The Golden Age of Modern Physics lasted from around 1900 to 1945, with a paradigm shift in physics, with the theory of relativity and quantum mechanics, leading up to the first atomic bomb.

Many of the celebrity scientists won the Nobel Prize for physics. The era represented a transition of research from individual scientists to the "big science" from World War II and onwards.

See nuclear tourism for nuclear sites past World War II.

Understand edit

Around 1900, the theories of mechanics and electromagnetism were seen as completed. As in many other times in history of physics, there were still unresolved problems and paradoxes; such as the nature of light and other electro-magnetic radiation. It was believed to be carried by the aether, an invisible matter that fills the universe. The 1880s Michelson-Morley experiments failed to measure the aether's effect on the speed of light. In the 1890s, radioactivity was discovered by Henri Becquerel and Marie Curie. The theory of relativity and quantum physics were developed in the early 20th century to describe the relationship between space, time, radiation, and elementary particles.

Besides nuclear technology, modern physics got applications in spaceflight, navigation and electronics, among other fields.

Destinations edit

Map of Golden Age of Modern Physics
  • 1 Marie Curie Museum (Warsaw, Poland). History of radioactivity.    
  • 2 Einstein Tower (Potsdam, Germany).    
  • 1 Einsteinhaus, Kramgasse 49 (Berne, Switzerland), +41 31 312 00 91, . Einstein rented this flat 1903-05 with his first wife Mileva, during his years working at the Swiss patent office. His special and general theories of relativity were born in this flat, which now displays photos and original documents from his life, work, and speeches.    
  • 3 Princeton (New Jersey, United States).    
  • 4 Trinity site (New Mexico, United States). the site of the world's first nuclear explosion on 16 July 1945, which started the Atomic age. The ground zero, where the plutonium bomb was detonated from a tower, is marked with a plain stone monument. Careful visitors can spot glassy green pieces in the dirt. It is "Trinitite", sand fused by the enormous heat of the explosion into a crusty surface. Most of Trinitite was cleared away in the years after the test with a small piece of original surface preserved in a shelter.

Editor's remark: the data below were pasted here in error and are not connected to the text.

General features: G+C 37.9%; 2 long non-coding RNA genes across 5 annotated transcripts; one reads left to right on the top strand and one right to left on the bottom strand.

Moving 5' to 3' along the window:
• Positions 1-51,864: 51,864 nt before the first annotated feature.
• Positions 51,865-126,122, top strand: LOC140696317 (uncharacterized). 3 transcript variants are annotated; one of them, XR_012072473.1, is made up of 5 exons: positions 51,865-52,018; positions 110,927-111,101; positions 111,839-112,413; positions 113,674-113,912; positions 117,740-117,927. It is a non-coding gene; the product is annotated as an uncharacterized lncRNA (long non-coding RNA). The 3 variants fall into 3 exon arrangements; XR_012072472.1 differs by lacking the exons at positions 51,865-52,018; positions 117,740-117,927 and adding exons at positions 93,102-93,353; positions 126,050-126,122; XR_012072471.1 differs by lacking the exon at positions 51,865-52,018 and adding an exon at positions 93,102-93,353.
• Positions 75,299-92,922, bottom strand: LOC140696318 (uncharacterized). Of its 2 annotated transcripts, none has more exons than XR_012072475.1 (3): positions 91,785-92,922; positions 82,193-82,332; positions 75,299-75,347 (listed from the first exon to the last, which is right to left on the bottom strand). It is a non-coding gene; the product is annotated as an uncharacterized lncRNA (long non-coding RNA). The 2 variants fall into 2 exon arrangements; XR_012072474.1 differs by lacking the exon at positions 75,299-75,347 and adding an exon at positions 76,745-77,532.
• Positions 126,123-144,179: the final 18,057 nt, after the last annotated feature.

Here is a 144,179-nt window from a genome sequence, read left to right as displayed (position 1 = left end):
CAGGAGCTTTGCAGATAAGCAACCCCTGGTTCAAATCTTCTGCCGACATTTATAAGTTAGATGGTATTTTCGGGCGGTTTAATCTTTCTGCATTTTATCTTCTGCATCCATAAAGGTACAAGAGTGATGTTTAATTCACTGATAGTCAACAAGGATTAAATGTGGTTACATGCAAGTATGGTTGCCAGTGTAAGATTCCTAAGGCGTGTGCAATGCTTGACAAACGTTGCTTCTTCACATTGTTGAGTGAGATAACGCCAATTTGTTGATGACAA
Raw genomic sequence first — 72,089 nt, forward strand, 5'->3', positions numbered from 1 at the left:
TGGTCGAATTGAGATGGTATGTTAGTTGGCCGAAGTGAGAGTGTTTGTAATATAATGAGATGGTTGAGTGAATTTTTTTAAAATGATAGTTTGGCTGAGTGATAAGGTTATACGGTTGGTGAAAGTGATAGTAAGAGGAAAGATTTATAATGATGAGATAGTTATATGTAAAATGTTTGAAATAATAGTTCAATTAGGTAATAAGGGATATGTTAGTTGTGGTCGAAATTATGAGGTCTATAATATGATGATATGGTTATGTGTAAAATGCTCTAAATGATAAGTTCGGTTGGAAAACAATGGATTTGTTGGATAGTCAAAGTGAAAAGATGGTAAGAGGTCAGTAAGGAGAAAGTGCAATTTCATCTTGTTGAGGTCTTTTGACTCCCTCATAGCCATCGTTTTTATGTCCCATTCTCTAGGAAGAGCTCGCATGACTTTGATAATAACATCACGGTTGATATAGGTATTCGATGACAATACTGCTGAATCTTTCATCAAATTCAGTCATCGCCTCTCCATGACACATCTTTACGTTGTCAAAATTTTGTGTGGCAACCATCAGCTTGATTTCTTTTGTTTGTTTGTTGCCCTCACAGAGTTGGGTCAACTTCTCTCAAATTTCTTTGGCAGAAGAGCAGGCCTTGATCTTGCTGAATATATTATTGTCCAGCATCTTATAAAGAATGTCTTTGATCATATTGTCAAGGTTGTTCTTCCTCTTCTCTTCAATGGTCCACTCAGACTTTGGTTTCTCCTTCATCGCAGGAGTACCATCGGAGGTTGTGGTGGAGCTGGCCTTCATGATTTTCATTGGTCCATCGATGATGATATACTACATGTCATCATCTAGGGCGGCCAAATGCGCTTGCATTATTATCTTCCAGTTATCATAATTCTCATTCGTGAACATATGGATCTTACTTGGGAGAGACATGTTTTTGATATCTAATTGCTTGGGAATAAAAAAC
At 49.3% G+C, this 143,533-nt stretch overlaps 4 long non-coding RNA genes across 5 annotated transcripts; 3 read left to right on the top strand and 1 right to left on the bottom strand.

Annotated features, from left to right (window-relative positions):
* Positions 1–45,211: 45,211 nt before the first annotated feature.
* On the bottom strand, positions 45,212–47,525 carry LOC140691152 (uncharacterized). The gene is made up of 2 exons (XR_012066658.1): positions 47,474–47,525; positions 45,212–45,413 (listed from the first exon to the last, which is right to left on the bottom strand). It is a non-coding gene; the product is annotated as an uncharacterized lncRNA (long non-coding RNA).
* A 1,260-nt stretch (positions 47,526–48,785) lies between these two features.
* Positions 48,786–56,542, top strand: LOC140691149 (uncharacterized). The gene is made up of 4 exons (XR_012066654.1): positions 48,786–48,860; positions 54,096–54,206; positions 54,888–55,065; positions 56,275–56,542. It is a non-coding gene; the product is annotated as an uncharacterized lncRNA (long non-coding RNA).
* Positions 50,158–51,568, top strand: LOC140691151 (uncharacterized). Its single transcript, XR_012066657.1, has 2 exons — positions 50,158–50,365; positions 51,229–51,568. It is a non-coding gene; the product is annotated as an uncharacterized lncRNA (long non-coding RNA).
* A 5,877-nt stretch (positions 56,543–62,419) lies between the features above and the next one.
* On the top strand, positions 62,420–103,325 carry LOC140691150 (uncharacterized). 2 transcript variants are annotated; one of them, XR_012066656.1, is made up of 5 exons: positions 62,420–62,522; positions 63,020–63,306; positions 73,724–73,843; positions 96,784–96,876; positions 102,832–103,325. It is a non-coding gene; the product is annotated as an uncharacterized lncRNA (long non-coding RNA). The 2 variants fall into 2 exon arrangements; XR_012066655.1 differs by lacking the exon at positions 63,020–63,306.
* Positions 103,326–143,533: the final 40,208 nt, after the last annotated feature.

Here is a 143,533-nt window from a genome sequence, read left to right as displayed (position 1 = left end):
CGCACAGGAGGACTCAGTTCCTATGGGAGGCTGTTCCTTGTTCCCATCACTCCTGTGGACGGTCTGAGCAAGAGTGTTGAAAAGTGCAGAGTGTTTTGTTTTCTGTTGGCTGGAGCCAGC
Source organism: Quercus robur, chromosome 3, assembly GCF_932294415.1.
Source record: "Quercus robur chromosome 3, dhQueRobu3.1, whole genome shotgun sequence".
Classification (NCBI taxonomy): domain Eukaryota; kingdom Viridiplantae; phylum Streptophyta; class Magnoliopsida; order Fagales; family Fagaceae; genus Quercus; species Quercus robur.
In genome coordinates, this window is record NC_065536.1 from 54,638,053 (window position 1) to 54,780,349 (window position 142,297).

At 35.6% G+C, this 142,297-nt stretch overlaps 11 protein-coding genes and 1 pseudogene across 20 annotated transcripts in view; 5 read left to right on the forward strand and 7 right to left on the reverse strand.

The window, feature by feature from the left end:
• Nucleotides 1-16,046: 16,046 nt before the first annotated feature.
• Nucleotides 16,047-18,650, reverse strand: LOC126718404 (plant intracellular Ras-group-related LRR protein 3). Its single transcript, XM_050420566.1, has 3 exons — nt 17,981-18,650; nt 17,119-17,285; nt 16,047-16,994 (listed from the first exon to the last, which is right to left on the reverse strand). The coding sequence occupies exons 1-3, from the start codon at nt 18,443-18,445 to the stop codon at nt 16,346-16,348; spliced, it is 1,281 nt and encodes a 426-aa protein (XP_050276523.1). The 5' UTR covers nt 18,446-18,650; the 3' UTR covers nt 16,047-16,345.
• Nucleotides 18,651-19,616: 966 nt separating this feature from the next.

• 5 Niels Bohr Institutet, Blegdamsvej 17 (Copenhagen, Denmark). If you are a physicist or just interested in physics, come to the Institute and see the room of Niels Bohr with photos of the staff of the institute when he was the head of it, a model of the famous thought experiment weighing the clock, the archive, the photos of all the famous people who were developing the quantum theory during the so-called "golden age of physics, when even small people could do big things" and also the modern part of the institute.
  • 6 Boltzmann's grave, Zentralfriedhof (Vienna, Austria). The Boltzmann equation was formulated by Ludwig Boltzmann between 1872 to 1875. It relates the entropy S of an ideal gas to the quantity W, which is the number of microstates corresponding to a given macrostate. In the ideal gas limit it exactly corresponds to the proper thermodynamic entropy.
  • 7 Schwinger's grave (Cambridge (Massachusetts), USA). The first order correction to the fine structure constant (alpha) is engraved on Julian Schwinger's headstone at the Mt Auburn Cemetery.
  • 8 Schrödinger's grave (Alpbach, Austria). In 1925, Erwin Schrödinger described the partial differential equation which describes a quantum particle, later known as the Schrödinger equation. It is inscribed above his name on his grave site.
  • 9 Nobel Prize Museum (Nobelmuseet), Stortorget. The Nobel Prize Museum has lots of material on the Nobel Prize, including videotaped speeches by laureates. Since 1914, the upper floor is used by the 18 members of the Swedish Academy, since 1901 the jury for the Nobel Prize for literature.    
  • 10 Haigerloch, Germany (Atomkeller Museum). A site of a former research reactor called Atomkeller (Atomic cellar), which never went critical. The museum tells the story of the Uranverein (Uranium society), a German attempt to develop a nuclear weapon, and shows the Haigerloch nuclear reactor replica.  
  • 11 Vemork, Norway. Heavy water production site and location of war-time heavy water sabotage. Heavy water is an important component in certain nuclear applications and was seen as critically necessary for the development of a nuclear bomb during World War II. Despite the German occupation of Norway, Norwegian underground fighters ultimately managed to keep the heavy water out of the hand of the Nazis, thereby delaying the nuclear program of Nazi Germany which failed.    

See also edit

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